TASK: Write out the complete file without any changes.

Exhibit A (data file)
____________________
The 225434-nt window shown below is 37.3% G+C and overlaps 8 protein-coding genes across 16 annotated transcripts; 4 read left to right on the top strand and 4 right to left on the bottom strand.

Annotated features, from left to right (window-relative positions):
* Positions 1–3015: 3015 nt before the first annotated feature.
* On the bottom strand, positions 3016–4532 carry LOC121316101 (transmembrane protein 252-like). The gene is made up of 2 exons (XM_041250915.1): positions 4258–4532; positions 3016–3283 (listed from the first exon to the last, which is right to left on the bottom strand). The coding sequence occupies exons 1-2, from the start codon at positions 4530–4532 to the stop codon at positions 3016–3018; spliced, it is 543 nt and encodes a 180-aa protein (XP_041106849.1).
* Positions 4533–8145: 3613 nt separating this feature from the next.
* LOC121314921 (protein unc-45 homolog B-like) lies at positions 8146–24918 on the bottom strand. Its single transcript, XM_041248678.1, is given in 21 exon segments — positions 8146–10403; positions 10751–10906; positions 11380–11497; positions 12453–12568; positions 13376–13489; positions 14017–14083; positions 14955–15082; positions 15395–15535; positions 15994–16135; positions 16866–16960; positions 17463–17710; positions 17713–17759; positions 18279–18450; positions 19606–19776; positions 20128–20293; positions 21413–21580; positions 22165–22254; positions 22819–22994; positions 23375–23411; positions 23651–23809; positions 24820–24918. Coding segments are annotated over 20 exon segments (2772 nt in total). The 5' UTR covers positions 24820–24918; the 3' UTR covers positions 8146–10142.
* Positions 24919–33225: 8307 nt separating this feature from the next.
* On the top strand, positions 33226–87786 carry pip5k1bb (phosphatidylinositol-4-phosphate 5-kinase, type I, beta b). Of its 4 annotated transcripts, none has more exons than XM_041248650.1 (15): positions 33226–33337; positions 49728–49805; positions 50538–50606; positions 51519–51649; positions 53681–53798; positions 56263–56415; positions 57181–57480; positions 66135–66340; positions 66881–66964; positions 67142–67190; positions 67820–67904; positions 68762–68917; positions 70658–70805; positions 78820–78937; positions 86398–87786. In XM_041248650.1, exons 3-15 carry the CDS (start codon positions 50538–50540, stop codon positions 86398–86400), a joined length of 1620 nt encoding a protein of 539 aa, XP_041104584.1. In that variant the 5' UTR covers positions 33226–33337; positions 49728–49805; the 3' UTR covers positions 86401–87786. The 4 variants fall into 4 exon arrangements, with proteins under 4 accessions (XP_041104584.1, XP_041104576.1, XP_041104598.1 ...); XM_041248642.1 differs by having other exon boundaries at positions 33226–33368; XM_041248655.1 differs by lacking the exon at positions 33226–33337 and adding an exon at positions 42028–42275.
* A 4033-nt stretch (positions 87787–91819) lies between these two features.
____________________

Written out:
The 225434-nt window shown below is 37.3% G+C and overlaps 8 protein-coding genes across 16 annotated transcripts; 4 read left to right on the top strand and 4 right to left on the bottom strand.

Annotated features, from left to right (window-relative positions):
* Positions 1–3015: 3015 nt before the first annotated feature.
* On the bottom strand, positions 3016–4532 carry LOC121316101 (transmembrane protein 252-like). The gene is made up of 2 exons (XM_041250915.1): positions 4258–4532; positions 3016–3283 (listed from the first exon to the last, which is right to left on the bottom strand). The coding sequence occupies exons 1-2, from the start codon at positions 4530–4532 to the stop codon at positions 3016–3018; spliced, it is 543 nt and encodes a 180-aa protein (XP_041106849.1).
* Positions 4533–8145: 3613 nt separating this feature from the next.
* LOC121314921 (protein unc-45 homolog B-like) lies at positions 8146–24918 on the bottom strand. Its single transcript, XM_041248678.1, is given in 21 exon segments — positions 8146–10403; positions 10751–10906; positions 11380–11497; positions 12453–12568; positions 13376–13489; positions 14017–14083; positions 14955–15082; positions 15395–15535; positions 15994–16135; positions 16866–16960; positions 17463–17710; positions 17713–17759; positions 18279–18450; positions 19606–19776; positions 20128–20293; positions 21413–21580; positions 22165–22254; positions 22819–22994; positions 23375–23411; positions 23651–23809; positions 24820–24918. Coding segments are annotated over 20 exon segments (2772 nt in total). The 5' UTR covers positions 24820–24918; the 3' UTR covers positions 8146–10142.
* Positions 24919–33225: 8307 nt separating this feature from the next.
* On the top strand, positions 33226–87786 carry pip5k1bb (phosphatidylinositol-4-phosphate 5-kinase, type I, beta b). Of its 4 annotated transcripts, none has more exons than XM_041248650.1 (15): positions 33226–33337; positions 49728–49805; positions 50538–50606; positions 51519–51649; positions 53681–53798; positions 56263–56415; positions 57181–57480; positions 66135–66340; positions 66881–66964; positions 67142–67190; positions 67820–67904; positions 68762–68917; positions 70658–70805; positions 78820–78937; positions 86398–87786. In XM_041248650.1, exons 3-15 carry the CDS (start codon positions 50538–50540, stop codon positions 86398–86400), a joined length of 1620 nt encoding a protein of 539 aa, XP_041104584.1. In that variant the 5' UTR covers positions 33226–33337; positions 49728–49805; the 3' UTR covers positions 86401–87786. The 4 variants fall into 4 exon arrangements, with proteins under 4 accessions (XP_041104584.1, XP_041104576.1, XP_041104598.1 ...); XM_041248642.1 differs by having other exon boundaries at positions 33226–33368; XM_041248655.1 differs by lacking the exon at positions 33226–33337 and adding an exon at positions 42028–42275.
* A 4033-nt stretch (positions 87787–91819) lies between these two features.